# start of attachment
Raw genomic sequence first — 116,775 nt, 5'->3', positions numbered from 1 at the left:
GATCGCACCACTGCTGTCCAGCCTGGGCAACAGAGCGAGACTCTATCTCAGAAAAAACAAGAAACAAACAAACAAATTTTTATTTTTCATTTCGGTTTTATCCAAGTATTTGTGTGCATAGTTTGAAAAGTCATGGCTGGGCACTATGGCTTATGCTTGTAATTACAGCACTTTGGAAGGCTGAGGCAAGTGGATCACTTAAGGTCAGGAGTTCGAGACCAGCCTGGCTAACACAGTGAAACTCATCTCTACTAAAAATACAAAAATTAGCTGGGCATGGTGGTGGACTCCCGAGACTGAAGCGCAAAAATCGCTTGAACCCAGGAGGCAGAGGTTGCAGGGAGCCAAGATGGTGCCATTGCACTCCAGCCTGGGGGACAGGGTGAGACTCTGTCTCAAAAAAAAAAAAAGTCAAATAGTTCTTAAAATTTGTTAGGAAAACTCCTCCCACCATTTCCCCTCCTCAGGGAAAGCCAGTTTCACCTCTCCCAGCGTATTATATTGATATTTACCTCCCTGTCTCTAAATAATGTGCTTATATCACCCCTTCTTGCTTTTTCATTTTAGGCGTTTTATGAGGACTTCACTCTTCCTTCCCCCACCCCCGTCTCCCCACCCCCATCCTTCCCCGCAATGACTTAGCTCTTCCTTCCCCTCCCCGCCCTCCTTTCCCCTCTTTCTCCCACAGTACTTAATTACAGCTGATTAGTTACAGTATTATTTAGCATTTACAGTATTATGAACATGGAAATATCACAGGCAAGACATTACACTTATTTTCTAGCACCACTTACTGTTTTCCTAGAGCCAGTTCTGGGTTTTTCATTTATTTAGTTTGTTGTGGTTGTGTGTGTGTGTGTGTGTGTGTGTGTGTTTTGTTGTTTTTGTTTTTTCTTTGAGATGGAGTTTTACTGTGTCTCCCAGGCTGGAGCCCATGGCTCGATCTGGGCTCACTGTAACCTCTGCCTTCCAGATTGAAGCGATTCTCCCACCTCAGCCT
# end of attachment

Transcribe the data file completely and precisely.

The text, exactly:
Raw genomic sequence first — 116,775 nt, 5'->3', positions numbered from 1 at the left:
GATCGCACCACTGCTGTCCAGCCTGGGCAACAGAGCGAGACTCTATCTCAGAAAAAACAAGAAACAAACAAACAAATTTTTATTTTTCATTTCGGTTTTATCCAAGTATTTGTGTGCATAGTTTGAAAAGTCATGGCTGGGCACTATGGCTTATGCTTGTAATTACAGCACTTTGGAAGGCTGAGGCAAGTGGATCACTTAAGGTCAGGAGTTCGAGACCAGCCTGGCTAACACAGTGAAACTCATCTCTACTAAAAATACAAAAATTAGCTGGGCATGGTGGTGGACTCCCGAGACTGAAGCGCAAAAATCGCTTGAACCCAGGAGGCAGAGGTTGCAGGGAGCCAAGATGGTGCCATTGCACTCCAGCCTGGGGGACAGGGTGAGACTCTGTCTCAAAAAAAAAAAAAGTCAAATAGTTCTTAAAATTTGTTAGGAAAACTCCTCCCACCATTTCCCCTCCTCAGGGAAAGCCAGTTTCACCTCTCCCAGCGTATTATATTGATATTTACCTCCCTGTCTCTAAATAATGTGCTTATATCACCCCTTCTTGCTTTTTCATTTTAGGCGTTTTATGAGGACTTCACTCTTCCTTCCCCCACCCCCGTCTCCCCACCCCCATCCTTCCCCGCAATGACTTAGCTCTTCCTTCCCCTCCCCGCCCTCCTTTCCCCTCTTTCTCCCACAGTACTTAATTACAGCTGATTAGTTACAGTATTATTTAGCATTTACAGTATTATGAACATGGAAATATCACAGGCAAGACATTACACTTATTTTCTAGCACCACTTACTGTTTTCCTAGAGCCAGTTCTGGGTTTTTCATTTATTTAGTTTGTTGTGGTTGTGTGTGTGTGTGTGTGTGTGTGTGTGTTTTGTTGTTTTTGTTTTTTCTTTGAGATGGAGTTTTACTGTGTCTCCCAGGCTGGAGCCCATGGCTCGATCTGGGCTCACTGTAACCTCTGCCTTCCAGATTGAAGCGATTCTCCCACCTCAGCCT